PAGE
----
J. Am. Coll. Cardiol., 41:2288–2297.

J. Biol. Chem., 274:32512–32519.

J. Biol. Chem., 275:11278–11283.

Source for HDL-eNOS Figure: Shaul & Mineo (2004).


HDL enhances NO production by eNOS in vascular endothelium.


Agent selection: Nebivolol

Rationale:            Patient’s pharmacological beneficial effects derived from usage of Nebivolol include the following but are not limited to this list

  •       Vasodilatory actions (Mukherjee et al., 2004).
  •      Inhibition of NADPH oxidase activity in inflammatory cells (Mollnau et al., 2003),
  •       Increase in arterial distensibility (McEniery et al., 2004)
  •       Reduction in nitroxidative stress and restores nitric oxide bioavailability in endothelium (Mason et al., 2005)
  •       Stimulation of nitric oxide release from endothelial cells through ATP efflux: a novel mechanism for antihypertensive   action (Kalinowski et al., 2003)
  •       {beta}-Adrenergic Receptor Stimulation and Nitric Oxide Release on Tissue Perfusion and Metabolism (Jordan et al., 2001)
  •       Correction of impaired adrenergic vasorelaxation in hypertension in use in conjunction to gene therapy implantation in the endothelium (Iaccarino, et al., 2002)
  •       Vasorelaxation of Coronary Microvessels (Dessy et al., 2005)
  •       Exploratory treatment for the Brugada syndrome, a disease caused by increased electrical heterogeneity between the right ventricular endo- and epicardium. The degree of electrical heterogeneity may be greater in the free wall in some patients, the outflow tract in others, or even in the inferior wall. The ST-segment elevation may then be recorded at the normal precordial position of V1–V3 in the first situation, at one or two intercostal spaces higher in the second, and in the inferior leads II, III and a VF in the third situation, representing a variant of the Brugada syndrome (Brugada et al., 2001).
  •       Endothelial ß2-Adrenergic Receptor–Mediated Nitric Oxide Production, two actions in one therapeutic agent for populations with prevalent polypharmacy due to multiple co-morbidities (Broeders et al., 2000).

The rationale for Agent selection supports the hypothesis that Nebovolol would have positive effect on cEPCs endogenous augmentation. It was a solution sought for the observations made be Werner in 2003 and in 2005 that Low number of cEPCs found in patient blood is statistically associated with high incidence of Macrovascular Risk Events.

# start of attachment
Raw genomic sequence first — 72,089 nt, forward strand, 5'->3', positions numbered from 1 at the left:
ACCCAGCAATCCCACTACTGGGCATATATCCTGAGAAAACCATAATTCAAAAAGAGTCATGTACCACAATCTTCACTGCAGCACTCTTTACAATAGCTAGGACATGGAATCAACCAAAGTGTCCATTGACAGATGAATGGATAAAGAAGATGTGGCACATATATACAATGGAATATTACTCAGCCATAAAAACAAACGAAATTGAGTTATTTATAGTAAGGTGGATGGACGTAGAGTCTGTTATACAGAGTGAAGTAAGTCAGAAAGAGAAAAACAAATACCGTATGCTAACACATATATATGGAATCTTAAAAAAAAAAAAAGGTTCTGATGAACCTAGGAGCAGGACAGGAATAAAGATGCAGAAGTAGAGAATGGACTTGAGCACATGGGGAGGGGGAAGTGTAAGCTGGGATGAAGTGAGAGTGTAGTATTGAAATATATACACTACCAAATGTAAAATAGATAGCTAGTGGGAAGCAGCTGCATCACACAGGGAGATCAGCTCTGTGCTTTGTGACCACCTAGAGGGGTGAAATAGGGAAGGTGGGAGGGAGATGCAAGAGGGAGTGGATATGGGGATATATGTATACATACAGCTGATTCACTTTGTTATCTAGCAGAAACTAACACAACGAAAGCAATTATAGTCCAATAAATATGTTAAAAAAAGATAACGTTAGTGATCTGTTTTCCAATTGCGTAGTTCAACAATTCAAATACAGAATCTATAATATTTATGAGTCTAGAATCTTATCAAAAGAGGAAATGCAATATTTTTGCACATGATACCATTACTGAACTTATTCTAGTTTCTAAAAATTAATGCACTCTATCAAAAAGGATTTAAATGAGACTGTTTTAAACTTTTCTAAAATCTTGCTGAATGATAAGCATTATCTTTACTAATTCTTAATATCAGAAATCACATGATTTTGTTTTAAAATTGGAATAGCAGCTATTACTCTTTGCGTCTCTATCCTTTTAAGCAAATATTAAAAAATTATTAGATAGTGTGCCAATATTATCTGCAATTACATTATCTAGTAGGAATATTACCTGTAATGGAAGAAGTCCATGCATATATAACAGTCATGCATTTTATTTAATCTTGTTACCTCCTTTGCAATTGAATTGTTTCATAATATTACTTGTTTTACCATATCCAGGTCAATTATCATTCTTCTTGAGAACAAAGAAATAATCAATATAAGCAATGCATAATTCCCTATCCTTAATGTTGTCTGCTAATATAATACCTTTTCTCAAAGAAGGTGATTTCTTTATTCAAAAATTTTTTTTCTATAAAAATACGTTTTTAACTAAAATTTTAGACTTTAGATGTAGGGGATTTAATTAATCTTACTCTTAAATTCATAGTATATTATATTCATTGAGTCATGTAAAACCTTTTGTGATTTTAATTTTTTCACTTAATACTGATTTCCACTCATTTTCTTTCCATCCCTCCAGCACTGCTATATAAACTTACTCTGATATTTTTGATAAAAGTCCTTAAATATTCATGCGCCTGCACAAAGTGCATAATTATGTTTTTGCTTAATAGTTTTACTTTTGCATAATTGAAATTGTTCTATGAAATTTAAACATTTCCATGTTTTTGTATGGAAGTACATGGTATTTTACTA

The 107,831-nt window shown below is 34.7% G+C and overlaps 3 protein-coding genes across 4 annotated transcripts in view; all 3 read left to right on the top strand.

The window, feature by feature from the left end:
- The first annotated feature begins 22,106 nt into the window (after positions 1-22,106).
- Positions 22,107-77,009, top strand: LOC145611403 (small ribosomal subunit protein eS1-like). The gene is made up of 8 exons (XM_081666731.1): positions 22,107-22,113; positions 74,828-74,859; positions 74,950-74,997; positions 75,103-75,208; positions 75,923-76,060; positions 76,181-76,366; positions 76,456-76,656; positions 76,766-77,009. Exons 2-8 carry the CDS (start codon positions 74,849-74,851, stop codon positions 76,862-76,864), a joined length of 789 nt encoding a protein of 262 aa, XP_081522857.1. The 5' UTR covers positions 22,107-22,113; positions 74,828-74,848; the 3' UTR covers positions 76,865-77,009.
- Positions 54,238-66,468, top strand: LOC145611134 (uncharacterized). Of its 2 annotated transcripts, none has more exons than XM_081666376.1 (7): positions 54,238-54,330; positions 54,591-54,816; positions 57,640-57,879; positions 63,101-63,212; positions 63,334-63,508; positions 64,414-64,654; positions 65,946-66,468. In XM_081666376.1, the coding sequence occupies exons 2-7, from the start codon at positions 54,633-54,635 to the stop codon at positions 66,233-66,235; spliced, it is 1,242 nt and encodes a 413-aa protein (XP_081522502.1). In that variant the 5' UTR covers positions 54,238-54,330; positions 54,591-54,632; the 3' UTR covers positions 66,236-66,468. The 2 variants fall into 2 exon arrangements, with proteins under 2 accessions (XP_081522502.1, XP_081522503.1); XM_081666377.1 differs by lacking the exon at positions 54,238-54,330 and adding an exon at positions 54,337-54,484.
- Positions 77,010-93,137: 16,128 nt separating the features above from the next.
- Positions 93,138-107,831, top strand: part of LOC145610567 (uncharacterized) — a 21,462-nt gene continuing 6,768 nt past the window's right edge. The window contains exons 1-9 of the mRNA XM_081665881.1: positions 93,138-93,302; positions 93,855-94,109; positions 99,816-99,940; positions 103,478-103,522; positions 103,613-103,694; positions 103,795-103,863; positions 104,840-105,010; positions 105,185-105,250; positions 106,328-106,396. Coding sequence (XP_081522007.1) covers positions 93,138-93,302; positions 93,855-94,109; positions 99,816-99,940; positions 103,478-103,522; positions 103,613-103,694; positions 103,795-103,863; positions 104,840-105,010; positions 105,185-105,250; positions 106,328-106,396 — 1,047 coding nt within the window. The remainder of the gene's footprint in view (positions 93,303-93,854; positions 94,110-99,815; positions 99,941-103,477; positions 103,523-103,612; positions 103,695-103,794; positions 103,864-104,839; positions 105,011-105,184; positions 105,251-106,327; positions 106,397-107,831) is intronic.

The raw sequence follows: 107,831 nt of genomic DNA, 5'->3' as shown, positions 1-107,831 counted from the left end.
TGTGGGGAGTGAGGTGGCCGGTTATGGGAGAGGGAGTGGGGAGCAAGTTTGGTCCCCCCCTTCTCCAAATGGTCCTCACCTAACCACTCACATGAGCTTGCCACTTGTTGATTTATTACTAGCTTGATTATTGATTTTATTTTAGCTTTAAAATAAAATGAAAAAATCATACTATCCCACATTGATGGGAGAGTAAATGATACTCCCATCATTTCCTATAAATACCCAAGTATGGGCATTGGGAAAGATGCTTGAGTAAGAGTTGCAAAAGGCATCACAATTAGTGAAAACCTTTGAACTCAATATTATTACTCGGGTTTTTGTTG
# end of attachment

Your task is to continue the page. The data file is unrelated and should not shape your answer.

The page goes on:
Nebivolol is a long-acting, cardioselective beta-blocker currently licensed for the treatment of hypertension. It has mild vasodilating properties attributed to its interaction with the L-arginine/nitric oxide pathway, a property not shared by other beta-blockers. To date this has been demonstrated in volunteers and small numbers of patients. If this mechanism is shown to result in improved clinical outcomes, nebivolol could be of value in managing hypertensive patients with endothelial dysfunction e.g., those with diabetes mellitus or hypercholesterolaemia and in patients with ischemic heart disease. It is an effective antihypertensive agent. Short-term (up to 12 weeks), published clinical studies in patients with mild-to-moderate essential hypertension have shown that it lowers sitting systolic and diastolic blood pressure to a similar extent as standard therapies – atenolol, metoprolol, enalapril, lisinopril, nifedipine and hydrochlorothiazide. One open non-comparative study showed that a significant reduction in BP is maintained over 1 year. It is well-tolerated; the frequency and severity of adverse events is similar to that reported for placebo, atenolol or enalapril in published studies. In the largest comparative study the numbers of patients complaining of fatigue was smaller for nebivolol compared with atenolol, although the numbers in both groups were too small for any meaningful comparisons to be made. In addition, in single comparative studies with nifedipine or metoprolol, the overall incidence of adverse events was smaller in the nebivolol groups. Although uncontrolled heart failure is listed as a contra-indication in the SPC, preliminary studies have shown that nebivolol has beneficial effects on left ventricular function in patients with hypertension and heart failure.

Nebivolol is considerably more expensive than atenolol, but costs less than carvedilol or celiprolol

How does it work?